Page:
Endometriosis and infertility

Endometriosis is among the most common causes of infertility. In fact, according to the American College of Obstetricians and Gynecologists, about 40% of women who are suffering from infertility have endometriosis.

Fertility complications from endometriosis can be serious, but according to the Mayo Clinic, women with mild to moderate endometriosis can often still conceive naturally, and carry a pregnancy to term. Women hoping to conceive who have more serious endometriosis, or who are having more trouble, may be offered or recommended the help of assisted reproductive technology like in vitro fertilization.

Get a jump on it

Some healthcare providers may suggest that women diagnosed with endometriosis consider having children early, if they decide they do want children, since endometriosis can worsen over time. There are two reasons for this. There may be a few different links between endometriosis and fertility, but one commonly accepted one is that endometriosis can grow in the fallopian tubes, and physically get in the way of the sperm and the egg meeting. Since endometriosis can grow over time, the earlier women with endometriosis try to conceive, the less of a chance there is of this being a problem.

The other potential issue is that, as endometriosis progresses, the pain associated with it can also progress and grow worse. Since the only way to truly and fully cure endometriosis is to remove the reproductive organs and, by doing so, induce an early menopause, it isn’t possible to fully cure endometriosis and then carry a pregnancy afterwards.

While you wait

Women who are diagnosed with endometriosis and want children eventually but not right away may be prescribed hormonal birth control in the meantime, which can limit the spread of endometriosis. Hormonal birth control can also be an effective treatment for pain management of endometriosis. This is because hormonal birth control holds hormone levels more steady than the natural fluctuation of the menstrual cycle without hormonal treatments.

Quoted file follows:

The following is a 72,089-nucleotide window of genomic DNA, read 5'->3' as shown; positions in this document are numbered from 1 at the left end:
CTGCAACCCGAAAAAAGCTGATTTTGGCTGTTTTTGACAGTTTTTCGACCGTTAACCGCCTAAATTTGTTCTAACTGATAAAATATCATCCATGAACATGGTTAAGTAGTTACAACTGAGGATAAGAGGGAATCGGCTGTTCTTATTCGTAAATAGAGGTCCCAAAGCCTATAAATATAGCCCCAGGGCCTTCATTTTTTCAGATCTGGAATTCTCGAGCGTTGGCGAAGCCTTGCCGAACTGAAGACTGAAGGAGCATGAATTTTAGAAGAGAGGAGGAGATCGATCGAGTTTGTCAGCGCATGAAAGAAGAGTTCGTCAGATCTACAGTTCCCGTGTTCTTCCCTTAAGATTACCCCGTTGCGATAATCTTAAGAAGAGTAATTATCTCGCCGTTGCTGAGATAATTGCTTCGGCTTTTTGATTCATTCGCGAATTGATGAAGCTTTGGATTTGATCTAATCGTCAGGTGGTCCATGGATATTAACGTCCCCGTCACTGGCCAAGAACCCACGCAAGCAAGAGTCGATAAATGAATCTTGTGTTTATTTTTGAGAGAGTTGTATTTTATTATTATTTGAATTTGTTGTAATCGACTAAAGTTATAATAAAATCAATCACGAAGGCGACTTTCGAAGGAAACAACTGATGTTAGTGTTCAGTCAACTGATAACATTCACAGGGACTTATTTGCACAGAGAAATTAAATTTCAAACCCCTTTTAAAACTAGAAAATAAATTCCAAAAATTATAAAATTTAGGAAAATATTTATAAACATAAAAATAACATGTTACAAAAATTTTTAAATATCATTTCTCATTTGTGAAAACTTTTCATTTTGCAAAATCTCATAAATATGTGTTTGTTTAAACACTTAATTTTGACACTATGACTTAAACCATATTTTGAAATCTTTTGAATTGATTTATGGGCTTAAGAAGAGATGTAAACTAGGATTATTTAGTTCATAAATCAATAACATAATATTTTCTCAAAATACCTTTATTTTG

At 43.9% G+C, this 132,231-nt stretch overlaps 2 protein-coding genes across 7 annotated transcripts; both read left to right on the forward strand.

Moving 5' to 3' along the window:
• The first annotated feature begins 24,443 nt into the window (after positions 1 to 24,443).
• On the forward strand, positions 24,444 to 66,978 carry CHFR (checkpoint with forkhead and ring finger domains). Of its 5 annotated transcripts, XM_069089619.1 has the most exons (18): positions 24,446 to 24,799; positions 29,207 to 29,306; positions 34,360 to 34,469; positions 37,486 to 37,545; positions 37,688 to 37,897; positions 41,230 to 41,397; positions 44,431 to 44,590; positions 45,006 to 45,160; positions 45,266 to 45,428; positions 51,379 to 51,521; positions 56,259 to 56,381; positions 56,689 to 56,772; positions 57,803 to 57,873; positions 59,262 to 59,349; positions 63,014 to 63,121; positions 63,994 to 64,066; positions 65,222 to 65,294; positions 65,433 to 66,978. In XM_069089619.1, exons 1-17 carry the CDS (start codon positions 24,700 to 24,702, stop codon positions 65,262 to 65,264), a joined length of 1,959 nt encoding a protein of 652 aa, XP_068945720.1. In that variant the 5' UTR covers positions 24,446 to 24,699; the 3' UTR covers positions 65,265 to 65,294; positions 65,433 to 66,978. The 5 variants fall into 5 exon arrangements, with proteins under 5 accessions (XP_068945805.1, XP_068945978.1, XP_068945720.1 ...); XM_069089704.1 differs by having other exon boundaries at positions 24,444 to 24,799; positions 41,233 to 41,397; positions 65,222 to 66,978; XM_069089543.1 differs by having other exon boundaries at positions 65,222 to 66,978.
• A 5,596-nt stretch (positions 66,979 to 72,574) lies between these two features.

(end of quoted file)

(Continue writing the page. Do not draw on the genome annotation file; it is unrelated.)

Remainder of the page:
This is important because the endometrial cells outside of the uterus that cause endometriosis still behave just like the endometrial cells inside the uterus, which thicken and stiffen before dissolving and being shed during menstruation. This process happening outside the uterus, which is equipped to handle the cycle, can cause pain that increases over time, as well as interfere with fertility. Hormonal treatment, including hormonal birth control, can limit that process.

Egg freezing may be beneficial for young women with endometriosis. Through this process, eggs are frozen and stored in a laboratory until the time comes that a woman wants to use them with her fertility treatment. 

When the time is right

Women who are diagnosed with endometriosis and are trying to conceive may have a couple of different options to try to help improve their chances of fertility, depending on the specifics of their case of endometriosis.

On one hand, data also supports the idea that surgery to remove endometriosis can improve chances of conceiving naturally, though it won’t cure endometriosis, since endometrial tissue can still grow back. This surgery is more likely to be performed on women hoping to conceive naturally. Removing endometrial growths surgically can also reduce or get rid of pain from endometriosis, sometimes for years at a time.

On the other hand, women who either want to try to conceive using assisted reproductive technologies (IVF is generally agreed to be the most effective for endometriosis) or have been advised that IVF is their best chance to conceive may prepare with hormonal treatments first, although women who have had laparoscopies can also try to conceive through IVF. Women who are undergoing IVF are often prescribed fertility-enhancing medications to induce ovulation. 

Like women facing infertility for other reasons, with careful treatment, many women with endometriosis who hope to conceive will end up carrying babies safely to term.

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  • Jessica R. Brown. “Endometriosis and infertility: what you need to know.” Resolve. National Infertility Association, Winter 2012. Web.
  • “Endometriosis: does it cause infertility?” ReproductiveFacts. American Society for Reproductive Medicine, 2012. Web.
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  • Mayo Clinic Staff. “Endometriosis.” Mayo Clinic. Mayo Clinic, April 2 2013. Web.
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